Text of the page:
Federico's decision to join Columbus during the summer made that particular task more difficult. He finished up a productive spell at Colón at the behest of Crew technical director Brian Bliss and coach Robert Warzycha. The duo believed Federico could supply the ingenuity missing since the club cut ties with Guillermo Barros Schelotto after the 2010 season. His exploits after his arrival – five goals, seven assists and a Newcomer of the Year award after just 13 appearances – validated their faith.

The right career move required Federico to leave his extended family behind in Argentina and take his wife and his children to another unfamiliar land. He took the decision with care for himself and care for the people he knew he would leave once again.

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“When I gave them the news that I was coming to the States, everybody was really excited,” Federico Higuaín said. “I'm very comfortable here in the city and so are my wife and my children. I have joined the team and I'm comfortable here with the club. I'm trying to see as much of the city as I can.”

And Federico continues to share those experiences with his family members located elsewhere. They aren't in Columbus, but it probably feels like it sometimes. They monitor his career closely and track his performances through highlights on the MLS website. Federico and Gonzalo discuss their lives, exchange positive messages on Twitter and talk on the phone before and after matches. Federico, his family in Columbus, and every Higuaín in Argentina, watch Gonzalo score goals for Madrid.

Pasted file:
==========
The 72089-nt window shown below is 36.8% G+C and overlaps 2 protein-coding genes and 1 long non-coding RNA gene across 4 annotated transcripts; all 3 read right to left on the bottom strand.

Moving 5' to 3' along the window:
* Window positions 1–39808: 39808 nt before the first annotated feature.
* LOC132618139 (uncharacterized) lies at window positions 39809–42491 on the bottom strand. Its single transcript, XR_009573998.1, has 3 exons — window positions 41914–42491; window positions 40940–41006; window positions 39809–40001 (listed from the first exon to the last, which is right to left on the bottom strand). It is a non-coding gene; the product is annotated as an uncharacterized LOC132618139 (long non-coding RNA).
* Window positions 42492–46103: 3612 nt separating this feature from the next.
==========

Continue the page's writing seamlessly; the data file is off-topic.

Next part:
Those measures don't replace gathering together on a regular basis. Such cherished moments occur more infrequently than the Higuaíns would prefer. In their stead, they find other ways to share their experiences until they can swap stories in person. It isn't a sign that they love each other any less. Far from it -- it is just an indication that their world requires a little bit more work to ensure their family time matters just as much.

Kyle McCarthy writes about the beautiful game for FOX Soccer, the Boston Herald and several other publications. Follow him on Twitter @kylejmccarthy.